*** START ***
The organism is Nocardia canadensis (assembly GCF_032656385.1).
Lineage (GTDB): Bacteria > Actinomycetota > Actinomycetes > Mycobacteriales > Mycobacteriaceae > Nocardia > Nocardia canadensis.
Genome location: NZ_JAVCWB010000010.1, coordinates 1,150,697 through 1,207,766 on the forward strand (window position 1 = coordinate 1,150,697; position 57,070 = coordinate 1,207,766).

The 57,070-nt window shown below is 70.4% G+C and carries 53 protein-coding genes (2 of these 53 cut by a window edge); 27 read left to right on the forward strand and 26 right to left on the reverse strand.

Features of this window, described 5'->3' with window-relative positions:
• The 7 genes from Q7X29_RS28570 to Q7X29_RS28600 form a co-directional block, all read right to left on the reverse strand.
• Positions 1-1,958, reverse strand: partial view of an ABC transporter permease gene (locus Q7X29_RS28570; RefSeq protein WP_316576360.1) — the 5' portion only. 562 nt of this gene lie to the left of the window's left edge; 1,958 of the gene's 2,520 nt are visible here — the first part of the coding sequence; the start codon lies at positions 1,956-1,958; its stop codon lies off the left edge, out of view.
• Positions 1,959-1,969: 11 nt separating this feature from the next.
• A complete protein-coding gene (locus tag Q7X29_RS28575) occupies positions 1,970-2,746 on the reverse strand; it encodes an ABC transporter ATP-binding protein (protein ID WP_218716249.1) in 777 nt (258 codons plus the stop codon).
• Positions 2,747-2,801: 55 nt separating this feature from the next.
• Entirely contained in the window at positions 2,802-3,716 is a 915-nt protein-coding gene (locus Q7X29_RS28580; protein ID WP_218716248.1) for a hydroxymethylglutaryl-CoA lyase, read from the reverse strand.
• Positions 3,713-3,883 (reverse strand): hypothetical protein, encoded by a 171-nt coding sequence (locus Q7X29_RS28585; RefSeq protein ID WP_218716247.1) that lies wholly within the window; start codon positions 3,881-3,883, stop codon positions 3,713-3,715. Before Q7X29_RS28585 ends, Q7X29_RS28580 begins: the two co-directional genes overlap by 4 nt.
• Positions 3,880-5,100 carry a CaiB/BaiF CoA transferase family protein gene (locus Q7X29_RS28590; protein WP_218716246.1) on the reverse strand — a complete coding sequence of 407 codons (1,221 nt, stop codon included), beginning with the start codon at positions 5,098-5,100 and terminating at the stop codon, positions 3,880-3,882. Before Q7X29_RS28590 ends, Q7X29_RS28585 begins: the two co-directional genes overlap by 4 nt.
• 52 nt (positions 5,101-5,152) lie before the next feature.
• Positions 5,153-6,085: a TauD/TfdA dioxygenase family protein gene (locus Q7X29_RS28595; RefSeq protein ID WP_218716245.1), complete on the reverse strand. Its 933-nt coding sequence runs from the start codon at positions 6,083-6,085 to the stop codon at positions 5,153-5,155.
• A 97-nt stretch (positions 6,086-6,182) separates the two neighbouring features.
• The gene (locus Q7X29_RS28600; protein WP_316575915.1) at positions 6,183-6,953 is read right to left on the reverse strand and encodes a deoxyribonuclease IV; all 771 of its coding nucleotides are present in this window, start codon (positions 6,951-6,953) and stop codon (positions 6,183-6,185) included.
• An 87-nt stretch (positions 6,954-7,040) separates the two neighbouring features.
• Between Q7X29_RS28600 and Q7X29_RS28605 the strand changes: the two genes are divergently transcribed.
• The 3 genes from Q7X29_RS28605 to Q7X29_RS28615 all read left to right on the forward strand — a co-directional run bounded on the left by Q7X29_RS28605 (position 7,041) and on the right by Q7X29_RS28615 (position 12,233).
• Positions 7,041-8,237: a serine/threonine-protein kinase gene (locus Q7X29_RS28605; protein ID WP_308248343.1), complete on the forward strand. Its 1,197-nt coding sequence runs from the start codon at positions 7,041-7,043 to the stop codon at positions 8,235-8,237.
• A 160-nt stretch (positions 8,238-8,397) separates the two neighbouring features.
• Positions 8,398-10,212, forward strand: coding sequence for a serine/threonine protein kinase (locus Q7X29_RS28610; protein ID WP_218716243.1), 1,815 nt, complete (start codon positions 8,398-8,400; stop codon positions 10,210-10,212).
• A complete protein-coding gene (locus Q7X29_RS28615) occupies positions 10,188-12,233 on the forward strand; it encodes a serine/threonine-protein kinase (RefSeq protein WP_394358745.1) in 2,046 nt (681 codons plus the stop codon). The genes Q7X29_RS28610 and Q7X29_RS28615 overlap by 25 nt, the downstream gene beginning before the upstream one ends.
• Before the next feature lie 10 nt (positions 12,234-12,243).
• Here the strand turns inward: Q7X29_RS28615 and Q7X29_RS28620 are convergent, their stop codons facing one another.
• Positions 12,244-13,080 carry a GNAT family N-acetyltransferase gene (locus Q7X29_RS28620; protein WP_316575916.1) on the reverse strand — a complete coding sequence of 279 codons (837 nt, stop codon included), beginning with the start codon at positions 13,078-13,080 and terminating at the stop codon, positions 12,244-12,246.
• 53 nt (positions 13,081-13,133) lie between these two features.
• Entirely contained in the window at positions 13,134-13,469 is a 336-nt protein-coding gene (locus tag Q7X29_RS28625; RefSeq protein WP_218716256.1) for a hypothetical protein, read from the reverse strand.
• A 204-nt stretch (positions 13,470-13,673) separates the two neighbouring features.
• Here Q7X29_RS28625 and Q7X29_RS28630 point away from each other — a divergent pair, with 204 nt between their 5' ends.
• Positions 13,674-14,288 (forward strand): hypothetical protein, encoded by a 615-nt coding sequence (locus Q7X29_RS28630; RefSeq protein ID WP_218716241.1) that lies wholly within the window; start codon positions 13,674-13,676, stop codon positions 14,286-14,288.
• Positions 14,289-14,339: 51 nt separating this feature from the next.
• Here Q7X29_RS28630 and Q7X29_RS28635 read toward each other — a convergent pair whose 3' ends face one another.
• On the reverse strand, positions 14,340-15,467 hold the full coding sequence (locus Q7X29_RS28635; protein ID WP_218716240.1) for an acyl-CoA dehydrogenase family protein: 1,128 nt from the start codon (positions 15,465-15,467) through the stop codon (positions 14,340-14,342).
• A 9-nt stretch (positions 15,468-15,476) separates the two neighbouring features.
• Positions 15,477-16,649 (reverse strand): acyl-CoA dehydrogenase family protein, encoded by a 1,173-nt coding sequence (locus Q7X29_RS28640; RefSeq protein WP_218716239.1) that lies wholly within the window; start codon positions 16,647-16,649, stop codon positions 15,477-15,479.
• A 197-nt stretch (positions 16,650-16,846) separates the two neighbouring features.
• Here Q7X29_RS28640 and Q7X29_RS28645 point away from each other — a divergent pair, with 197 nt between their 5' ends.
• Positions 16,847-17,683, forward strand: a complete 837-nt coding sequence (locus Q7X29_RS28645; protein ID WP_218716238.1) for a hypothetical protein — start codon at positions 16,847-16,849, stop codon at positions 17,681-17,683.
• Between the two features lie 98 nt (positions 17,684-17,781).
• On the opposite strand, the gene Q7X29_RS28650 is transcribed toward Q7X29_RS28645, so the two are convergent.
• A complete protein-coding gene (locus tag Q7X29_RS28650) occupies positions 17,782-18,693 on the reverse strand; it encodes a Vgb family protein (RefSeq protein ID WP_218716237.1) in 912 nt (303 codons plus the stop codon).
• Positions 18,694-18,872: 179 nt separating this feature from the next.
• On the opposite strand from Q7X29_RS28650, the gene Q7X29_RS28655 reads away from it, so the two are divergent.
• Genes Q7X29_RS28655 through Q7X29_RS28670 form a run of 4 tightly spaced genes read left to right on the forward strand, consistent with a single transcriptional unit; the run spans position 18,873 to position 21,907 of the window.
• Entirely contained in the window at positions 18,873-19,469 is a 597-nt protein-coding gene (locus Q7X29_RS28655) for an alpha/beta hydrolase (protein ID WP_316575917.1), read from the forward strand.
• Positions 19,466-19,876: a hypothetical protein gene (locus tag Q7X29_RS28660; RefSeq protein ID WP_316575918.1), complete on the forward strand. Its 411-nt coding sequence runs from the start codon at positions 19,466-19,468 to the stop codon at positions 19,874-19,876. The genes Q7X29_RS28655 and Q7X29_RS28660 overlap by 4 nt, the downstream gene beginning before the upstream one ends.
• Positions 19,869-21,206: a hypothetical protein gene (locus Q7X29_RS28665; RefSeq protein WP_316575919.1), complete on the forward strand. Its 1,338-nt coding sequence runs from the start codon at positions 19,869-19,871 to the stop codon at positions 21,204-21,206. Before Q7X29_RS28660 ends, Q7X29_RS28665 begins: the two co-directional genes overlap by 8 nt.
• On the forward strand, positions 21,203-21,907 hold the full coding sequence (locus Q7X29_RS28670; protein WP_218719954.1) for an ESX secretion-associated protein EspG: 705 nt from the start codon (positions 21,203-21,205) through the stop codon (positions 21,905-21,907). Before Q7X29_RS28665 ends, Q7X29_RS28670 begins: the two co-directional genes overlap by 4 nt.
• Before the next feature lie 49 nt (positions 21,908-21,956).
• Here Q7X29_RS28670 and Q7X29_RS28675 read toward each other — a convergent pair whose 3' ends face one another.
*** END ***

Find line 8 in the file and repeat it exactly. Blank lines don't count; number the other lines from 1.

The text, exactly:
• Positions 1,959-1,969: 11 nt separating this feature from the next.